The seven-member group is known for spectacular harmonies and sparkling instrumentation. Their sound is grounded in traditional mariachi music, with hints of cumbia, hip-hop and blues.

They can be heard throughout the city, including at such diverse uptown venues such as Le Chéile Bar and Restaurant, El Museo del Barrio and Pregones Theater.

And on April 4, the band officially rolls out their debut album at the new downtown club Subrosa. Of the 10 songs, five are classics like “Si Se Calla el Cantor” and a heartbreakingly beautiful rendition of “La Llorona.” The rest are original tunes by co-founders Mireya Ramos and Shae Fiol.

Both women came from musical families.

Ramos grew up in Puerto Rico with her Mexican father and Dominican mother. When she wasn’t listening to José Alfredo Jiménez, Mercedes Sosa and Stevie Wonder, she’d watch her father perform mariachi in the family’s Mexican restaurant.

Read more: In Full Flower | Manhattan Times

Check out: Flor de Toloache @ Le Chéile


The Fort George Tunnel Collapse: A 1903 NYC Subway Construction Disaster | My Inwood

By Cole Thompson


Tunneling the subway through Fort George Hill, The Century Illustrated Magazine, 1902.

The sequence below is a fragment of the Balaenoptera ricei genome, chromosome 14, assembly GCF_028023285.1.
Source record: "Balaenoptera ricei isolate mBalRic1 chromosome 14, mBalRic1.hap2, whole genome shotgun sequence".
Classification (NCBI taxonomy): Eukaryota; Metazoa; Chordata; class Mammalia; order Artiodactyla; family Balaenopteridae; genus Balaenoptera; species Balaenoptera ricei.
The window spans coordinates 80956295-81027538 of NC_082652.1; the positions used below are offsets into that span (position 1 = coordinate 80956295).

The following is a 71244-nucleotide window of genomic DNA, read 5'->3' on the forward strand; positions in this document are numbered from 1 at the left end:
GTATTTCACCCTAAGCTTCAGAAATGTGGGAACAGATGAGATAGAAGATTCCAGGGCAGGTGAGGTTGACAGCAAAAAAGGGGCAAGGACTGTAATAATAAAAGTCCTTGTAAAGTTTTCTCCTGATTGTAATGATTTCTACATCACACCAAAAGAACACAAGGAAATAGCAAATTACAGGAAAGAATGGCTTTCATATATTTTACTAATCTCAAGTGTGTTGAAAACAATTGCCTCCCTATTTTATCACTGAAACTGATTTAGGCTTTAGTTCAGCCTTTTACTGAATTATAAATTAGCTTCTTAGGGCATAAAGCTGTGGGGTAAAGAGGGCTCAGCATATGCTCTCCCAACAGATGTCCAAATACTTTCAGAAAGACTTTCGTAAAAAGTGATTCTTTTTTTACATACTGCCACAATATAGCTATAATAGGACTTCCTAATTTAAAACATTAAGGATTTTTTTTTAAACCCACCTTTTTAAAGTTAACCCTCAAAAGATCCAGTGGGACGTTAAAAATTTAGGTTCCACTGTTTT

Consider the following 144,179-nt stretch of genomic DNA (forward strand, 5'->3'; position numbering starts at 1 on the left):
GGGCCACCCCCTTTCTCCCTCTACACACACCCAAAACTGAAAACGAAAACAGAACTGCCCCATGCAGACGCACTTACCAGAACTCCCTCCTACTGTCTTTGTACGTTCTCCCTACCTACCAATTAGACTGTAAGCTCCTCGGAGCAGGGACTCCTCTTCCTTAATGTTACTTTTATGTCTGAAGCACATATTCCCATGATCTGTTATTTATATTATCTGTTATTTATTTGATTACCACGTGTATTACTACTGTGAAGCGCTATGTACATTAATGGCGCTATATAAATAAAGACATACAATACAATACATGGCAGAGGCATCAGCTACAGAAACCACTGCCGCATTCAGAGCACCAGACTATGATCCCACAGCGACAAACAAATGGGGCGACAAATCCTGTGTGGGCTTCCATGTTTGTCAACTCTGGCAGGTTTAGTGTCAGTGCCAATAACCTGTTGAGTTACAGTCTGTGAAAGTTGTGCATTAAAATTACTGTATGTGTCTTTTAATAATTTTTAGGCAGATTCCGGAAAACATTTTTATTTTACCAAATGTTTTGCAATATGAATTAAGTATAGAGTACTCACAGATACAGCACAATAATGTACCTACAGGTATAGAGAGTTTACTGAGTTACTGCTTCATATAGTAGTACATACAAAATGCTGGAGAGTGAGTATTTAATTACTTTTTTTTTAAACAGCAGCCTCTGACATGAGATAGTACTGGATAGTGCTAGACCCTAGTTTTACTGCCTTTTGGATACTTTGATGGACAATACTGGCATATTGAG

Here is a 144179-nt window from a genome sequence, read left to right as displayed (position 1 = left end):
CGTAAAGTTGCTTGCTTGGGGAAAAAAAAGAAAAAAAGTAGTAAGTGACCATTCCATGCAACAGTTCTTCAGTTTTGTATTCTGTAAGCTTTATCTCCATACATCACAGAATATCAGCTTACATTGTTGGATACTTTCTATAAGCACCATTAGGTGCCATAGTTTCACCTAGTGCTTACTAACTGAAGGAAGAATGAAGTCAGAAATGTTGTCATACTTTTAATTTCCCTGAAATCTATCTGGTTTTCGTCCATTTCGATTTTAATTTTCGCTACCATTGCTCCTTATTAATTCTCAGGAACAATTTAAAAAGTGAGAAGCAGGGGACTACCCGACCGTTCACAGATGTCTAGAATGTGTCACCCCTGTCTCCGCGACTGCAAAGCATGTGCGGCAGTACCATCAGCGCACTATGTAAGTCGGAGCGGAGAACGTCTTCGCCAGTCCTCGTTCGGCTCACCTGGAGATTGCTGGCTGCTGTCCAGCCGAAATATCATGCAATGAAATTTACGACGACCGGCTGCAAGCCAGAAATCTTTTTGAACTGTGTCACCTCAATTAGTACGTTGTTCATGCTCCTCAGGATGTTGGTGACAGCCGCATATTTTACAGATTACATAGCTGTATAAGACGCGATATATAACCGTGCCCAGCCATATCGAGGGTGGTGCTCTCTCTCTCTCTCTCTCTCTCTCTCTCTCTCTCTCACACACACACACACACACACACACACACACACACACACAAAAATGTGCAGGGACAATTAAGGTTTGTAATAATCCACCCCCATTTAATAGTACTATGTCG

October 24, 1903

Timothy Sullivan glanced at his watch. It was minutes before ten o’clock. The sliver of a new moon dangled above the camp.

“Back to work boys,” the Irishman shouted as he gestured toward the ragged hole at the base of Fort George Hill.

Sullivan, a construction foreman for New York’s ambitious subway system, was in charge of the northern end of a deep tunnel project that would soon stream mass transit riders beneath Washington Heights. The tunnel would forever change the rural nature of northern Manhattan—with its stables, red brick schoolhouse and quaint country church. Soon the farm-strewn Inwood valley would be connected to downtown. Speculators were already erecting apartment houses along Dyckman Street.